This wine was unusual in several ways: firstly it was made by a producer more known for his still than sparkling wines; secondly the grapes are grown in Les Riceys in the Aube the farthest south of the Champagne regions; and finally it was a blend of 80% Pinot Noir and 20% Pinot Blanc, a grape not frequently seen in champagne blends. The wine was darker and fruitier on the nose than the previous one, rose essence and quite waxy in the mouth with a very long fresh finish.
NV, Eric Rodez, Blanc de Noirs – 88 points
I loved Eric Rodez’s complex and finely crafted wines when I tried them in April. Before taking over his family estate Eric worked at other houses, including Krug, where he learnt a light touch with barrel fermentation, and also spent three years in Burgundy, which gave him a taste for a more boutique way of wine making. The blanc de noirs had a very prominent fruity nose typical of Pinot Noir from Ambonnay – almost wine gums, and some breadiness. You could taste a light touch of oak and blackcurrants.
NV, Gibourat Blanc de Blancs Grand Cru – 90 points
Ripe pear-drop nose, almost like a touch of botrytis. In the mouth there was marmalade, poached pears, peaches and strawberries. For me quite different to the searingly citrus wine we tried at Passion Champagne in April.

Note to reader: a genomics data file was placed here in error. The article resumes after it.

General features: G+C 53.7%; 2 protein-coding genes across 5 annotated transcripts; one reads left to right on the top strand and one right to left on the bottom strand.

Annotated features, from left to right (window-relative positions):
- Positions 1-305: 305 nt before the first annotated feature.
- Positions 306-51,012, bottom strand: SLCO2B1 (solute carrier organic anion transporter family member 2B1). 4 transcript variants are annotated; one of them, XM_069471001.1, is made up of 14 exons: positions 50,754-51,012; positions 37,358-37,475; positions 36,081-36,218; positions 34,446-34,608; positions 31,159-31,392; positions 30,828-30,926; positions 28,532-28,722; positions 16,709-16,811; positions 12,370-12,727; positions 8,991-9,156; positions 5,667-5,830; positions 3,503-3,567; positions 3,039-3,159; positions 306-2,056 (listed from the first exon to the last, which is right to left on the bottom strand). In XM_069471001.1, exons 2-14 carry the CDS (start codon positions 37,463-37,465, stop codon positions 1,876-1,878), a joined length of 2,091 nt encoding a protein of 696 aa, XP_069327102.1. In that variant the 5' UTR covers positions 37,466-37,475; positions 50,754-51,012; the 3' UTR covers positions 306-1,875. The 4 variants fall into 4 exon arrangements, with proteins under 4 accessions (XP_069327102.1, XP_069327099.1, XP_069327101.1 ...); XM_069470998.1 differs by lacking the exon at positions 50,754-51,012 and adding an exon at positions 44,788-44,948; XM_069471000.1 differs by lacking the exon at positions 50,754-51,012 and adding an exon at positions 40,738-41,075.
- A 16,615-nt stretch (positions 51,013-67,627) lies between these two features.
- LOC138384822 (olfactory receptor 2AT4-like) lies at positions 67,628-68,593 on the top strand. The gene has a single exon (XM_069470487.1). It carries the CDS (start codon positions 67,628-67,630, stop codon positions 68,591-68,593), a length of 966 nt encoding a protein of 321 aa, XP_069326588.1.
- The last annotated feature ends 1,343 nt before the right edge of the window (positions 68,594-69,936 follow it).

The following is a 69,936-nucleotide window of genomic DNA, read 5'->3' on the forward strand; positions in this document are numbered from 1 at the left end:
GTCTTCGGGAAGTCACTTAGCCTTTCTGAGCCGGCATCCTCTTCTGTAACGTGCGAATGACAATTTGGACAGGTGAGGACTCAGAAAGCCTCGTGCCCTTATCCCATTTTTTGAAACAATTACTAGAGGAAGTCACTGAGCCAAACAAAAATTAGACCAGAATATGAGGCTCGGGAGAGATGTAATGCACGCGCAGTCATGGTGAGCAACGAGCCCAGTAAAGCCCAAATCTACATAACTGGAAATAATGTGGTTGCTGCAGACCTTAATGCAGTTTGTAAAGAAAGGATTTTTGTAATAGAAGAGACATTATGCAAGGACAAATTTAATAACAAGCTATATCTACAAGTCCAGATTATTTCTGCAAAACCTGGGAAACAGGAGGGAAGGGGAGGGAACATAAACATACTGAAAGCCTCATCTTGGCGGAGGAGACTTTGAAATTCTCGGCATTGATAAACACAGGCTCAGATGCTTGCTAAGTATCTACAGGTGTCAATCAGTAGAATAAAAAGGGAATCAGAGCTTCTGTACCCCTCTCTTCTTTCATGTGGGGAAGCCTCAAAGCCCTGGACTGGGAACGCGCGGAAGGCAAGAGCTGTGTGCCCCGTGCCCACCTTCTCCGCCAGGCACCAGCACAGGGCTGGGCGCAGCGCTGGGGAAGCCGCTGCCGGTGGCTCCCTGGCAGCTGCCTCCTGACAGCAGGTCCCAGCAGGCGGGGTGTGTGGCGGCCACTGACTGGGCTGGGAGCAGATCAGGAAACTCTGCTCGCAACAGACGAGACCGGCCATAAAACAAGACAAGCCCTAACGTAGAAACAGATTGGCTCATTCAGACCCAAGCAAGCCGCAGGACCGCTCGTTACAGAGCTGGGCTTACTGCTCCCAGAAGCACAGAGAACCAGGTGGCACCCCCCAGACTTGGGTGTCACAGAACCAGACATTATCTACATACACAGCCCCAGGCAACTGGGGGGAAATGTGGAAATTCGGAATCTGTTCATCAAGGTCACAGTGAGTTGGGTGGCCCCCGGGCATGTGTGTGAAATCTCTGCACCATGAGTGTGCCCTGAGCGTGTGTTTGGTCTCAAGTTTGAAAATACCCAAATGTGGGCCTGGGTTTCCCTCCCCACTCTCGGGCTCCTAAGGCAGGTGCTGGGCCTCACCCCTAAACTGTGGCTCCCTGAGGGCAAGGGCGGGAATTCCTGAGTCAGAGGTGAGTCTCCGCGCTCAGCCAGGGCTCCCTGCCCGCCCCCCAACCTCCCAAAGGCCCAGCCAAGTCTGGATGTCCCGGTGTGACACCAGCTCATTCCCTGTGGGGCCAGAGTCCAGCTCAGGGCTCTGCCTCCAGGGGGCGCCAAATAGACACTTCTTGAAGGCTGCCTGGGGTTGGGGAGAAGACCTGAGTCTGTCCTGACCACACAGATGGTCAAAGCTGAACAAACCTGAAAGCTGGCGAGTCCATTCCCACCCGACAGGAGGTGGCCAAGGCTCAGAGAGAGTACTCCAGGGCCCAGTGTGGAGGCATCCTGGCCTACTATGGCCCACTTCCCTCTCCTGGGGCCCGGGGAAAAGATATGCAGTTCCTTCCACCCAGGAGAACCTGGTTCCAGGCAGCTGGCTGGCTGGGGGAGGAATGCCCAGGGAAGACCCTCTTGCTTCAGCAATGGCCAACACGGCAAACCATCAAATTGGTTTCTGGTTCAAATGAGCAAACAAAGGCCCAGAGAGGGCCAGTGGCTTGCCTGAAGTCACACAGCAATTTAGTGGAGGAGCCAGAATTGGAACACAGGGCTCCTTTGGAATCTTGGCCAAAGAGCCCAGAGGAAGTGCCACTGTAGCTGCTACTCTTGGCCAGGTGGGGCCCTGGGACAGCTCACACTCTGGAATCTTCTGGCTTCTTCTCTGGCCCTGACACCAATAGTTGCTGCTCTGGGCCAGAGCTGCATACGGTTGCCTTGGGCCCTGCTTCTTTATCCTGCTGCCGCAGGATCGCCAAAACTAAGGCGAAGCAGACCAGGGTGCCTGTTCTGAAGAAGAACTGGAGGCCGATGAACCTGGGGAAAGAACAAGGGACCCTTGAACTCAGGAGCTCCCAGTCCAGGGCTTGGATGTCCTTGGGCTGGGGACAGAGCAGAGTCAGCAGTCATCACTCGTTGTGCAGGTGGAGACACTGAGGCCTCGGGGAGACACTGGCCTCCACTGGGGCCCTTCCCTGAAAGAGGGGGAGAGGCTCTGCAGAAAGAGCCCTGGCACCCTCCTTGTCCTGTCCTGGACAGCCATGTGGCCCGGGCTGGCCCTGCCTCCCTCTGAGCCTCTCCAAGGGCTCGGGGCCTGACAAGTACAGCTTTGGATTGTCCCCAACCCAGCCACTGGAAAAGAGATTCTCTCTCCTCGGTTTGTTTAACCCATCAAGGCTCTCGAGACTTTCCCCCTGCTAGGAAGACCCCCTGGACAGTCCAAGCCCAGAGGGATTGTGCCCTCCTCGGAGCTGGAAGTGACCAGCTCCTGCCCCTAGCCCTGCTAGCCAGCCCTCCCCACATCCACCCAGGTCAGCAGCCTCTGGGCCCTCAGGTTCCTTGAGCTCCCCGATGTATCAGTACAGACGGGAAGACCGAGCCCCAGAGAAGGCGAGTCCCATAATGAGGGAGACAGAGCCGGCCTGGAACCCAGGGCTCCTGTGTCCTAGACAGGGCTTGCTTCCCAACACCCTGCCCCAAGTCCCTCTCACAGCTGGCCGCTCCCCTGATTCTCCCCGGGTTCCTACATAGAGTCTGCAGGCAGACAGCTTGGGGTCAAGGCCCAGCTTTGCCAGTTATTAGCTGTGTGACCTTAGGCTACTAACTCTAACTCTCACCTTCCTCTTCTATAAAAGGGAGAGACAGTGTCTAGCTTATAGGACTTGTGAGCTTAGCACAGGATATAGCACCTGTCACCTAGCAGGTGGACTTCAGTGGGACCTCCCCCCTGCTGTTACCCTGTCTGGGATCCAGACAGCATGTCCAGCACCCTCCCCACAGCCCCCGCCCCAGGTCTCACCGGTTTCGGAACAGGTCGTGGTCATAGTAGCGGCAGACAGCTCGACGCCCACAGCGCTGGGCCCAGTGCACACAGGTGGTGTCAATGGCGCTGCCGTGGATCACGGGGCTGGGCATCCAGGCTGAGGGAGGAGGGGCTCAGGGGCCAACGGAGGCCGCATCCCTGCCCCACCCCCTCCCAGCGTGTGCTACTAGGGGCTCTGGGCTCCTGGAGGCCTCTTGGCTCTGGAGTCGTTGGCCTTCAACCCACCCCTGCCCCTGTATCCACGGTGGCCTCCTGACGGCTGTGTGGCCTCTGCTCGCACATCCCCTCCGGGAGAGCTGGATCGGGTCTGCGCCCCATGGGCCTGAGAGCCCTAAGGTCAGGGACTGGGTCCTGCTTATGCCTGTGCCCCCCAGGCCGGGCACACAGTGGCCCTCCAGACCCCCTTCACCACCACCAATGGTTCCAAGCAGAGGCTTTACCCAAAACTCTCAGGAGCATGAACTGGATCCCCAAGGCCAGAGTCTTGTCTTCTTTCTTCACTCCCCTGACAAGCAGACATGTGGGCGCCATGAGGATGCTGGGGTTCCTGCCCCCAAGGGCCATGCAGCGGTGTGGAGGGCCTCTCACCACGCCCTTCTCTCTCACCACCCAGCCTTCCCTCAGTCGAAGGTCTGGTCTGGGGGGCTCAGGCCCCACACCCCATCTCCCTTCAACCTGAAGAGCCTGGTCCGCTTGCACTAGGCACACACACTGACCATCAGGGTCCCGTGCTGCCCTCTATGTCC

1996, Champagne de Sousa, Blanc de Blancs, Brut Reserve – 94+ points
This wine was visibly older with a golden yellow hue, the nose was slightly mushroomy and very toasty. In the mouth the acidity was quite high and it had a long, bread finish. This was the group’s favourite wine of the grower tasting, concentrated with the potential to improve.
NV, Egly Ouriet, Les Vignes de Vrigny, Premier Cru – 90 points
The only 100% Pinot Meunier champagne of the tasting, and on first sniff it was distinctly different. Sour greengages on the nose, a creamy texture and a slightly flat finish.
2006 Cristal – 92+ points
Elegant and shy, but very precise and round. White flowers, caramelised lemon, fresh apple acidity.
Olivier Horiot Rose des Riceys – 88 points
Funky nose with tons of concentrated red fruit. More austere on the palate, mineral and focused with gentle tannin and a long finish.